De­pres­sion aware­ness urged

Palawan News - - POLICE REPORT - By Gil­lian Faye Ibañez Re­porter

Par­ents and teach­ers should work to­gether to raise their aware­ness on de­pres­sion to save lives, a guid­ance coun­selor of Palawan State Univer­sity-Of­fice of Stu­dent Af­fairs (PSU-OSAS) said.

Pro­fes­sor Lu­cia Fres­nillo said with­out proper guid­ance of par­ents and teach­ers, “stu­dents who are de­pressed might at­tempt to in­flict harm on them­selves.”

She ex­plained young peo­ple in the age range 12-20 years old are the ones “sus­cep­ti­ble to de­pres­sion,” Fres­nillo said.

“Hindi lang ito con­cern ng guid­ance coun­selor, but of course ng par­ents, kailan­gan [ay] nandiyan [din]. Sa teach­ers, malak­ing fac­tor din [sila] ta­laga… they should not only fo­cus sa aca­demic ori­en­ta­tion, but they should also reach out [to their stu­dents],” she said.

Fres­nillo said teach­ers who con­sid­ered “ter­ror” also causes de­pres­sion, she said adding that teach­ers should be like “par­ents to them, a coun­selor, and a friend.”

De­pres­sion, she pointed out, “is a pro­longed and per­sis­tent emo­tional ten­sion that neg­a­tively af­fects the mood, per­cep­tion, feel­ings, and per­for­mance in the daily tasks re­quired of a per­son suf­fer­ing from it.”

Fres­nillo also said par­ents and teach­ers should be aware of the symp­toms of de­pres­sion such as ex­tended du­ra­tion of gloom and sad­ness, ac­com­pa­nied by the loss of in­ter­est to­wards the ac­tiv­i­ties a stu­dent used to en­joy.

She added that it is the chal­lenges of the tran­si­tion from child­hood to adult­hood that of­ten strains the stu­dents.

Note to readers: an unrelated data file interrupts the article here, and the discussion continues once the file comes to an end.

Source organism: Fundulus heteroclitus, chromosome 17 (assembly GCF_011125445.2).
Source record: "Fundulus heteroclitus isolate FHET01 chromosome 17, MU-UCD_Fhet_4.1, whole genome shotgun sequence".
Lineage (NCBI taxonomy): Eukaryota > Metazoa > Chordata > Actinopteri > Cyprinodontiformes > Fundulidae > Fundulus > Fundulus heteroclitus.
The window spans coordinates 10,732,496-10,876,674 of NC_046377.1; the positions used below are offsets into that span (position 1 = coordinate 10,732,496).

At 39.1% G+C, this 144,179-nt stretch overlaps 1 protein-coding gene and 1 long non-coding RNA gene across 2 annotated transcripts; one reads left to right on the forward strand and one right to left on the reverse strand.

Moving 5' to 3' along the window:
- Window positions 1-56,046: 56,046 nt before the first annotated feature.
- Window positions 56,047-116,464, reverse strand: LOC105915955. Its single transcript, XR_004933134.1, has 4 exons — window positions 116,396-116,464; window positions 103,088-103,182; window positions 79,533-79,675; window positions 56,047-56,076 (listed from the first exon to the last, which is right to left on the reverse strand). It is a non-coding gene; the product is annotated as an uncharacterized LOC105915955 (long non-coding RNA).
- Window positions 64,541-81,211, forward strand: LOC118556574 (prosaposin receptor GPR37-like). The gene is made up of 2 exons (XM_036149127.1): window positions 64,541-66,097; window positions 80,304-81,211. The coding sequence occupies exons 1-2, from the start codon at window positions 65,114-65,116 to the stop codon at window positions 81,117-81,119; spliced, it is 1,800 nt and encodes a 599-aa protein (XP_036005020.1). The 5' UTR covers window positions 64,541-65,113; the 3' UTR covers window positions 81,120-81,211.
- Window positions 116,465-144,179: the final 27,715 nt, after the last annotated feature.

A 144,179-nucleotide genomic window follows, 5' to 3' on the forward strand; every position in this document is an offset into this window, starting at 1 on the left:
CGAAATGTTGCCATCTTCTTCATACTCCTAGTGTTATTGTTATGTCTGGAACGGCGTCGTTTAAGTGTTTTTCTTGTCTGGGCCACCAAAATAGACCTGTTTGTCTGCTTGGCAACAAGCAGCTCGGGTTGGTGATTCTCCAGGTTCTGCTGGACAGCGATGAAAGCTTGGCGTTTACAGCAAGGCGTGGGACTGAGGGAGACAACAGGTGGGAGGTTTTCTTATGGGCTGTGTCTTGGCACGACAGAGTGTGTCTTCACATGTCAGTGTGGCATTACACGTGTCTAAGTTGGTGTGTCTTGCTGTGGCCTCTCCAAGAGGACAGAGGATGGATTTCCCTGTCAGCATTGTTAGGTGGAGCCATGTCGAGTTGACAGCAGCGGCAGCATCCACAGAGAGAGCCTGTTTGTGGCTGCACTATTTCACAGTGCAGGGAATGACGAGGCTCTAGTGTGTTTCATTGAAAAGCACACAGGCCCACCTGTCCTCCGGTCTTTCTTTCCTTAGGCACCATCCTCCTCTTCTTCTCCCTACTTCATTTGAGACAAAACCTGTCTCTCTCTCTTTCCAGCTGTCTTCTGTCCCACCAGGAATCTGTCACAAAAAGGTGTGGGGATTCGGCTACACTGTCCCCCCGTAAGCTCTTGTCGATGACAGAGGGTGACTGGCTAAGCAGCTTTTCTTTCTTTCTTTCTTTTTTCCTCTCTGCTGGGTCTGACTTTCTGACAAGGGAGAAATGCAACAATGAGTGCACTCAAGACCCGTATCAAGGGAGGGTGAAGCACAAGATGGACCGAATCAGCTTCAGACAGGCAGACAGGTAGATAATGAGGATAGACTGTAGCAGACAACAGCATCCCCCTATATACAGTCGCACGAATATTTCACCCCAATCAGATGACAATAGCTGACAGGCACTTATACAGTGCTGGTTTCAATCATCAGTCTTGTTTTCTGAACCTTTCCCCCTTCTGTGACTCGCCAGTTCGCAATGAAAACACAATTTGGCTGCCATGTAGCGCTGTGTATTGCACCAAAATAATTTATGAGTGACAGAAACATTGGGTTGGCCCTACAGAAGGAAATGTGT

There should be a safe at­mos­phere where stu­dents can openly speak his/her heart out as an out­let of his/her emo­tion lessens de­pres­sion, she said.

The guid­ance of an adult will al­low the stu­dents to cope with the chal­lenges at hand, and di­min­ish stress and anx­i­ety, she also said

“Es­pe­cially ka­pag high school, ‘yong emo­tional and so­cial as­pects nila ay [da­pat] mai-strengthen ta­laga, [and] how to cope up with stress. Min­san ke­lan­gan lang ta­laga ng kausap,” she said.

Teach­ers or par­ents who sees un­usual be­hav­iors in their stu­dents and chil­dren that they sus­pect as de­pres­sion, “must im­me­di­ately re­fer them to the OSAS coun­sel­ing di­vi­sion for proper care and ac­tions to be taken.:

Glaiza Se­batna, coun­selor of the PSU- Of­fice on Women, Gen­der and De­vel­op­ment (OWGAD) said her of­fice is will­ing to part­ner with OSAS in dis­sem­i­nat­ing in­for­ma­tion on men­tal health.

A stu­dent suf­fer­ing from any emo­tional or men­tal is­sues can call their AKAP Helpline at 0916-1551030.

AKAP Helpline helps the youth deal with re­la­tion­ship prob­lems, fam­ily is­sues, work-re­lated stress, al­co­holism and chem­i­cal de­pen­dency, do­mes­tic vi­o­lence, sex­ual abuse or ha­rass­ment, and bul­ly­ing.

Se­batna said de­pres­sion is an ill­ness aris­ing from com­pli­cated is­sues root­ing caused by en­vi­ron­men­tal, so­cial, and even bi­o­log­i­cal fac­tors.

How­ever, she said de­pres­sion is usu­ally trig­gered by con­cerns that their of­fice is will­ing to help by re­fer­ring them to the proper agen­cies to give so­lu­tions to their prob­lems.

“Ka­pag may prob­lema, ma­g­a­nda ang ther­apy na tinatawag na ‘talkit-out’ so ke­lan­gan mo siyang il­abas. Ikuwento mo siya, mag­ing close ka sa fam­ily mo, or sa sup­port group mo. Huwag kang mag-iisa. Iwasan mong mag-isa,” Se­batna said.

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